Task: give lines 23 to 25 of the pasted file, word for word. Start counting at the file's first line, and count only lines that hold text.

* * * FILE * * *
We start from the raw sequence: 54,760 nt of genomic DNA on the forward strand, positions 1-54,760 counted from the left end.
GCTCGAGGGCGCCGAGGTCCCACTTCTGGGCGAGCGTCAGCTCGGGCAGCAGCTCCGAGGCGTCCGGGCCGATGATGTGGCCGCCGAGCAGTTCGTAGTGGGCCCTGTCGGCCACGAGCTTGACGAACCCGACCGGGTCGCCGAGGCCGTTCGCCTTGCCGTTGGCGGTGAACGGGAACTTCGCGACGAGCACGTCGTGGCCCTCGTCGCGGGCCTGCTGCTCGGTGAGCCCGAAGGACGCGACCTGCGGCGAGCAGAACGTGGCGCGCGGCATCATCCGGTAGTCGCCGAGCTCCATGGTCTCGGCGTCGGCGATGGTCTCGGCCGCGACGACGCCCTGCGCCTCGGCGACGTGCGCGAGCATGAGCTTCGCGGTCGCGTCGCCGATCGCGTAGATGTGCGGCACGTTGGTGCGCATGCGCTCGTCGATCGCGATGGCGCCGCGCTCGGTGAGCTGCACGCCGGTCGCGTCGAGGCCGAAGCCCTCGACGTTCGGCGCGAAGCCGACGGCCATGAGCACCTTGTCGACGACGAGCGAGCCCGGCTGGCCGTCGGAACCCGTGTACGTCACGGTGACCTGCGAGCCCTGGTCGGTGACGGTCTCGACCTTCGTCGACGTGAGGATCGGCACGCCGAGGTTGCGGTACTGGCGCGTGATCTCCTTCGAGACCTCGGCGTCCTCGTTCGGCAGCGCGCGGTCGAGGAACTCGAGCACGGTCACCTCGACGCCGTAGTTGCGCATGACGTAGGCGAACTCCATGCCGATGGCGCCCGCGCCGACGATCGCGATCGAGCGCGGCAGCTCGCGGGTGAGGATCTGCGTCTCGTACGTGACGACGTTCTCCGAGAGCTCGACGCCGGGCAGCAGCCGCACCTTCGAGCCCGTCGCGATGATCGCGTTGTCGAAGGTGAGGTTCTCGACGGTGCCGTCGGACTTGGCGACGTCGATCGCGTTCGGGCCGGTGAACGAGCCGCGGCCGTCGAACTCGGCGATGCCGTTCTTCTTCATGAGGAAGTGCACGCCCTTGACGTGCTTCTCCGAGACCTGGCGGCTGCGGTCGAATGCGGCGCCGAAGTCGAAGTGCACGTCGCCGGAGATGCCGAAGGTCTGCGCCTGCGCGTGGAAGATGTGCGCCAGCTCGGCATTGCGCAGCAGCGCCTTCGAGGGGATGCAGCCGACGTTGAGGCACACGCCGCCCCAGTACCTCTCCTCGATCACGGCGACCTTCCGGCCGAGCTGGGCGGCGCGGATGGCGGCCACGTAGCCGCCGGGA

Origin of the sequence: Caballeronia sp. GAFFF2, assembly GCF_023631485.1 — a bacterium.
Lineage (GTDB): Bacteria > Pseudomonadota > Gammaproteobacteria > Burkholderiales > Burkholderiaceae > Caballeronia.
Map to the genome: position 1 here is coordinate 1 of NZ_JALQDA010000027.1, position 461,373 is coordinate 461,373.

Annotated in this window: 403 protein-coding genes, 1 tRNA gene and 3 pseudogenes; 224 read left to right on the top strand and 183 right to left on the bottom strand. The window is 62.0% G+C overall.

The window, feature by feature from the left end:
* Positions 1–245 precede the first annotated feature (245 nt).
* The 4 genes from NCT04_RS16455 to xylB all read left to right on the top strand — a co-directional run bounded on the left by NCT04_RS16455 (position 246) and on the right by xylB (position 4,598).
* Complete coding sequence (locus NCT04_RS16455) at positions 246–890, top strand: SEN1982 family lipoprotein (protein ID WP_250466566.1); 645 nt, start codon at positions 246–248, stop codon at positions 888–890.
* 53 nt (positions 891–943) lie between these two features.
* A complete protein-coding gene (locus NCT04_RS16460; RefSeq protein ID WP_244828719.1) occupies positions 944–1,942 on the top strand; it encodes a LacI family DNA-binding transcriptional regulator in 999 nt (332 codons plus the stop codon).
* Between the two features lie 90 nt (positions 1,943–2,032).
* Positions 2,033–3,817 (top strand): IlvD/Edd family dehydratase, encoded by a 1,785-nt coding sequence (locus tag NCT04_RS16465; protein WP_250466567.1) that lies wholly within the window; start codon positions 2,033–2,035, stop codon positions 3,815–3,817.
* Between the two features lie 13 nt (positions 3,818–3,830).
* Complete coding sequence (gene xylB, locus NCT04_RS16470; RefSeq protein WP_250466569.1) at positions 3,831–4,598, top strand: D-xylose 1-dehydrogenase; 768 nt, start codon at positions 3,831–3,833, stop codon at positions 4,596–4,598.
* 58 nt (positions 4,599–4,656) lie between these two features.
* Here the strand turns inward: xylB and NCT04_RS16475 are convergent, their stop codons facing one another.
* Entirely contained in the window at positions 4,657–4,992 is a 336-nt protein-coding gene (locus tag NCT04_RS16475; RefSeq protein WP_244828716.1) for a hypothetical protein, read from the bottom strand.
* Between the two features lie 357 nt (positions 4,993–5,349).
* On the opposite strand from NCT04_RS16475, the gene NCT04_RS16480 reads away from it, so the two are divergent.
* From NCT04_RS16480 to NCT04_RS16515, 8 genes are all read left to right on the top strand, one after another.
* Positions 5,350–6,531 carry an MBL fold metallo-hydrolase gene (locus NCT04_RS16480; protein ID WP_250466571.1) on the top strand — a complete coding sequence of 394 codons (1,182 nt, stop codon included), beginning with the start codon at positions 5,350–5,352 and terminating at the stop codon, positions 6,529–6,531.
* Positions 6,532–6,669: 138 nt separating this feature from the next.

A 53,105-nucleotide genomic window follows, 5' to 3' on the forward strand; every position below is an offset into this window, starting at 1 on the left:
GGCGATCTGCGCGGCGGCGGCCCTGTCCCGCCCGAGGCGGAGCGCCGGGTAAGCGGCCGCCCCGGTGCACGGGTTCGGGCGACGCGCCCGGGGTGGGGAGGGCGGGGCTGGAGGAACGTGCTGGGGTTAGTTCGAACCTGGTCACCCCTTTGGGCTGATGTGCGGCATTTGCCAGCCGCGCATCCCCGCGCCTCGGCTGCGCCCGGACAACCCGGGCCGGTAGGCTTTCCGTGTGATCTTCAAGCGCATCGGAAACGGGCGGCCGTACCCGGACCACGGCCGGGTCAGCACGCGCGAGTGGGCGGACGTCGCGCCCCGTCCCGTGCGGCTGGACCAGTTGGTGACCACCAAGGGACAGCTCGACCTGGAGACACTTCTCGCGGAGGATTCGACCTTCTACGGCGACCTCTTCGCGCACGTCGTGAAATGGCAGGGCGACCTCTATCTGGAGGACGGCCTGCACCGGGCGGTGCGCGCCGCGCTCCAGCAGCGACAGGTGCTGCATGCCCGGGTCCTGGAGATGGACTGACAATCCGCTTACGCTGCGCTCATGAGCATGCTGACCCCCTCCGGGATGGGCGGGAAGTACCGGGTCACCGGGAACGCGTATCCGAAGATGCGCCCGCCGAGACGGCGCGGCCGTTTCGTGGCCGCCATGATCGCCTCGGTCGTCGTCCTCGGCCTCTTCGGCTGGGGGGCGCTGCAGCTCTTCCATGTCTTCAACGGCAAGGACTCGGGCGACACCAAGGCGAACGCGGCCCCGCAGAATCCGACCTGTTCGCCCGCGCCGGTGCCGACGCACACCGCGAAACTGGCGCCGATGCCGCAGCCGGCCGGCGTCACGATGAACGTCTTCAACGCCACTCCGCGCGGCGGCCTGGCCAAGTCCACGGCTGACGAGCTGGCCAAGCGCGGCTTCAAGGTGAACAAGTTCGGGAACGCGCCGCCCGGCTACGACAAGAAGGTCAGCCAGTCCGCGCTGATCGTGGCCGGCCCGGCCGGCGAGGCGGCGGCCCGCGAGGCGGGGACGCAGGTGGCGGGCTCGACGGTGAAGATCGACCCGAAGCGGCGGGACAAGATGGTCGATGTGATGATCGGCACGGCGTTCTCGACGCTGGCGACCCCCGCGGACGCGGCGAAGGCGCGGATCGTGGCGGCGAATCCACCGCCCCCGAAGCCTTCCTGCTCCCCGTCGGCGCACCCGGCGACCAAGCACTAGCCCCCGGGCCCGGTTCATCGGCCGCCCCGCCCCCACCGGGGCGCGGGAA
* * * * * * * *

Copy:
* Positions 5,350–6,531 carry an MBL fold metallo-hydrolase gene (locus NCT04_RS16480; protein ID WP_250466571.1) on the top strand — a complete coding sequence of 394 codons (1,182 nt, stop codon included), beginning with the start codon at positions 5,350–5,352 and terminating at the stop codon, positions 6,529–6,531.
* Positions 6,532–6,669: 138 nt separating this feature from the next.

A 53,105-nucleotide genomic window follows, 5' to 3' on the forward strand; every position below is an offset into this window, starting at 1 on the left: